This type of assistance doesn’t require a prescription, but needs to be deemed medically appropriate by a licensed healthcare professional.

The ABCs of In-Home Care
So now that you know the types of home health care available, how do you make sure you’re covered for the services you’ll eventually want or need? The answer is to know what the Medicare coverage options are so you can select the best plan available. 

Original Medicare includes Part A (Hospital Insurance) and Part B (Medical Insurance). It will cover the Medicare-certified Home Health Care services if you meet the eligibility requirements.

However, Original Medicare doesn’t cover Daily Living Assistance Care if this is the only type of care you require. That’s where Medicare Part C, also known as Medicare Advantage comes in.

Medicare Advantage plans are supplied through private insurance companies that Medicare must approve. Medicare Advantage plans are required to offer the same hospital and medical insurance coverages that Original Medicare does. (This includes home health care services.) Additionally, Medicare Advantage plans can offer extra benefits ranging from vision and dental to non-skilled in-home care and more. These additional benefits could mean the difference between staying comfortably in your house and having to move somewhere new.

The At-Home Advantage

So what types of in-home services could this Medicare Advantage coverage include? We touched on a few previously, including:

  • Daily personal care (bathing, grooming, getting dressed)
  • Medication management
  • Transportation to doctors’ appointments. 

Home health aides may also show seniors how to prepare healthy meals and assist them with eating. For seniors who have asthma or related conditions, selected house cleaning services may be included. 

In addition, Medicare Advantage benefits may cover the purchase and installation of certain safety equipment, such as raised toilet seats, shower stools, grab bars, and wheelchair ramps.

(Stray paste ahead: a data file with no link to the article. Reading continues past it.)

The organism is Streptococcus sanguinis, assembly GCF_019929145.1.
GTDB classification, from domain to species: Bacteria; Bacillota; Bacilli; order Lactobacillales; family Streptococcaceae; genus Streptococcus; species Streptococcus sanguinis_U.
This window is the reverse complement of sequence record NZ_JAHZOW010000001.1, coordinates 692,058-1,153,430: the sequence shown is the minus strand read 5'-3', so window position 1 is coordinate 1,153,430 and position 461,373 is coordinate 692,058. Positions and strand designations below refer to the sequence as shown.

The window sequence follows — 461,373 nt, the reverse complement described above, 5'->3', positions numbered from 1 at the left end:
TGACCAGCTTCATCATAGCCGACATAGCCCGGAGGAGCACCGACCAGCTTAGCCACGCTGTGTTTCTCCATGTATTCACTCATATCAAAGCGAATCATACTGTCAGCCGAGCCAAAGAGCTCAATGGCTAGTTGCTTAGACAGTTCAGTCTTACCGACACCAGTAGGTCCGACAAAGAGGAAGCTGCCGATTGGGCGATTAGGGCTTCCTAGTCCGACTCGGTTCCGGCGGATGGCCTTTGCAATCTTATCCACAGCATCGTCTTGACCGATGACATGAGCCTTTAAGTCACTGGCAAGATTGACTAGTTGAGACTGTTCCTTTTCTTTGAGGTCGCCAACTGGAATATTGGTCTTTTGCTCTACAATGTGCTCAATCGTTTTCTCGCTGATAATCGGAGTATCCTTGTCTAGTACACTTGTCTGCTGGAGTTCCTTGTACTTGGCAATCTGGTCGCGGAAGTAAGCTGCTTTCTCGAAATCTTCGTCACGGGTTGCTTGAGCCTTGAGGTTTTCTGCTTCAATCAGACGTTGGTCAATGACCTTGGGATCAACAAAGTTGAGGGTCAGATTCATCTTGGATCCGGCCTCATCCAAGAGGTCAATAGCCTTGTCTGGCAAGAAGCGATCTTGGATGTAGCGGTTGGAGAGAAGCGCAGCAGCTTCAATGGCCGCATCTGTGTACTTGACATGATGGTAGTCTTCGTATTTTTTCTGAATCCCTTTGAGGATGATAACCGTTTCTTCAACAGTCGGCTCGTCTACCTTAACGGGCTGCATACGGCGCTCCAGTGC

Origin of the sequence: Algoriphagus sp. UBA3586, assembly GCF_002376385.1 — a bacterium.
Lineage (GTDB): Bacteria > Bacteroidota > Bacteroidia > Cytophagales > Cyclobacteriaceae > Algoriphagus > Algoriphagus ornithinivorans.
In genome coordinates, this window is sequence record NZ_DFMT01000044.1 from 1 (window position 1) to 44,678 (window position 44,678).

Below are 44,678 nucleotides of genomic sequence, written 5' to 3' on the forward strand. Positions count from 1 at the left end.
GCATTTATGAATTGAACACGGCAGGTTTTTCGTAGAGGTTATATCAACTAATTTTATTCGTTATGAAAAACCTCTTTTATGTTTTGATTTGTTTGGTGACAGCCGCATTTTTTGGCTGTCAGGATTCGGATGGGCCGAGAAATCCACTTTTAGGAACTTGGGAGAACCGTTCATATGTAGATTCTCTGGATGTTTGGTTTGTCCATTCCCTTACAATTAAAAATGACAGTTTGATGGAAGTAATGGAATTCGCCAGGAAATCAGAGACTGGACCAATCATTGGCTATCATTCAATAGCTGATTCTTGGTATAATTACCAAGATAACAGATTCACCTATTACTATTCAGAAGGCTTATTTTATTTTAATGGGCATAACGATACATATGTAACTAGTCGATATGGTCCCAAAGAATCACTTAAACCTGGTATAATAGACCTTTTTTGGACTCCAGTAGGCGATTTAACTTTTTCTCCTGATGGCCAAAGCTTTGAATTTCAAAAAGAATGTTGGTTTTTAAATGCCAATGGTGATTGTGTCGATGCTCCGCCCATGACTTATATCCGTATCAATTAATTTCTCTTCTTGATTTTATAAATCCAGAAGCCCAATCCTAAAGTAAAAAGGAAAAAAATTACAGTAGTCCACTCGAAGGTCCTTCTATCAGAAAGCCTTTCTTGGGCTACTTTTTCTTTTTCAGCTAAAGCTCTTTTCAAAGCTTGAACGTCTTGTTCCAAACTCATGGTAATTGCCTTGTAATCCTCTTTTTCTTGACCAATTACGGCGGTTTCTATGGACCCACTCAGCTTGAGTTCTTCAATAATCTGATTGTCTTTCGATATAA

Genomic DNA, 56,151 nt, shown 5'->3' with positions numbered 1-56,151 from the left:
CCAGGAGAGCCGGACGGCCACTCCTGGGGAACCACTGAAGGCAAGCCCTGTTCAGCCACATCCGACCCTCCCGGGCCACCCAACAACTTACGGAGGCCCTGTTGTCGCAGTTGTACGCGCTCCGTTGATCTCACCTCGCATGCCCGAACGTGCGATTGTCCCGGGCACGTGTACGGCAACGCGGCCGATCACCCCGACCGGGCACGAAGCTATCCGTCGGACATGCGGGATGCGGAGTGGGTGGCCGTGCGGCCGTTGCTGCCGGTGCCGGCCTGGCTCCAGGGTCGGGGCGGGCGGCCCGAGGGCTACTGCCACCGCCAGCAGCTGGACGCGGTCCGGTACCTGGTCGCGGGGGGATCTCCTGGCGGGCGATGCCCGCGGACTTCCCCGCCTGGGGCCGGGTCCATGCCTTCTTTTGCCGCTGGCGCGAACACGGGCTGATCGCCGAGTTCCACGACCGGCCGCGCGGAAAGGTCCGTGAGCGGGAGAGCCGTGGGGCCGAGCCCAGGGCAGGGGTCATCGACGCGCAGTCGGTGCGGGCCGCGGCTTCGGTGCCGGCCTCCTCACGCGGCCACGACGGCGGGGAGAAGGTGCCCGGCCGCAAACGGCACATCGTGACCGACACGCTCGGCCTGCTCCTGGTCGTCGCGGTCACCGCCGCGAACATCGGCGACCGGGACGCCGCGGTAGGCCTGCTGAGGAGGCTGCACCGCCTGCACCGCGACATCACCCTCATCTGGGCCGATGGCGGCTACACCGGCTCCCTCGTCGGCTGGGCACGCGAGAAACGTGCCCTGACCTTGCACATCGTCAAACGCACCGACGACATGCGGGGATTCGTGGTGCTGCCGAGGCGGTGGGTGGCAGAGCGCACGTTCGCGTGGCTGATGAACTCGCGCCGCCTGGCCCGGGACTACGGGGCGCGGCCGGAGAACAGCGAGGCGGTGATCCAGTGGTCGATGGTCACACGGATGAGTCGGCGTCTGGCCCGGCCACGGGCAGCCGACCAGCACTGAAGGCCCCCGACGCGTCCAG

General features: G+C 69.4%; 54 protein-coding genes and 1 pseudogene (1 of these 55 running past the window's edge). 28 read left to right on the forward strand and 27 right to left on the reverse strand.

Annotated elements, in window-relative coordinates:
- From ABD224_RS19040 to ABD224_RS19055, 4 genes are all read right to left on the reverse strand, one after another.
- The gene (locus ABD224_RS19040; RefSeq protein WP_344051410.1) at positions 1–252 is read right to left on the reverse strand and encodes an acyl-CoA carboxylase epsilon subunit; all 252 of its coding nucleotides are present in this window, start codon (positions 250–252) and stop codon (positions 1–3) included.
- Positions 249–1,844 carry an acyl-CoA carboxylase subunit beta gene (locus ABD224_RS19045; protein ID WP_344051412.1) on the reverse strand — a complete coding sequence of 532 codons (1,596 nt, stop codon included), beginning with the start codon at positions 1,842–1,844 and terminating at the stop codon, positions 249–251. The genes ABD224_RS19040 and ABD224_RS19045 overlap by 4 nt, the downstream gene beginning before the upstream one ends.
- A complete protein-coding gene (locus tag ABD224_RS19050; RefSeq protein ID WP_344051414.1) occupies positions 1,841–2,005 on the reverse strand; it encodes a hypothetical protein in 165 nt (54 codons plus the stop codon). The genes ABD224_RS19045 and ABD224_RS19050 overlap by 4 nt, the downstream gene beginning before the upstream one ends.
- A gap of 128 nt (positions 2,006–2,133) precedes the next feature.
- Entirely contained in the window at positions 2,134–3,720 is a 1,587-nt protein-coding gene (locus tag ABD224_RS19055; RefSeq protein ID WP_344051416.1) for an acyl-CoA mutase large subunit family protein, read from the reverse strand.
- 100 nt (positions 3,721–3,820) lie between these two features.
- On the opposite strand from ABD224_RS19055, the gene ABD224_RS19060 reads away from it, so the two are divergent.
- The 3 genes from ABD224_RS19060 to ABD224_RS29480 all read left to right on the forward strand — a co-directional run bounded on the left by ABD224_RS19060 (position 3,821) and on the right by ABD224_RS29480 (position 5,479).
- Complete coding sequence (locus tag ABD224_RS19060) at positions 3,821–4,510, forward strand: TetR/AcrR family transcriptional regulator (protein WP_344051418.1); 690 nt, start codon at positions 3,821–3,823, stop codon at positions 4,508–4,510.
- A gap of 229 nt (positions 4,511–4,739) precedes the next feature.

In-Home Caregivers and Respite Care

Since several of the in-home services may be performed by a non-medical professional, many Medicare Advantage plans allow seniors to turn to either a professional caregiver or a relative of their choice. 

In both cases, there will be times when the main caregiver will need time away. Medicare Advantage providers understand this and offer respite care as part of their coverage. Here’s a brief look at the three types of respite care provided.

  1. Short-Term Stay at Nursing Home or Assisted Living Facility – This option is especially helpful when a senior is convalescing and their condition makes returning home too soon impossible. Senior living facilities typically have short-term rooms available for this type of use. 
  2. In-Home Respite Care – When a trusted caregiver is away, some plans enable seniors to stay at home and bring in a professional to address their needs for an allotted time. 
  3. Adult Day Care – This form of respite care nurtures the emotional needs of seniors, as well as the physical. By interacting with others and socializing, it helps them to form new connections in a safe and supervised environment.

As you plan your future health care needs, think about your home and how much you value living there. From the independence and security it provides, to the joy of being near the neighbors and friends. The choices you make now could enable you to have many more years of happiness there.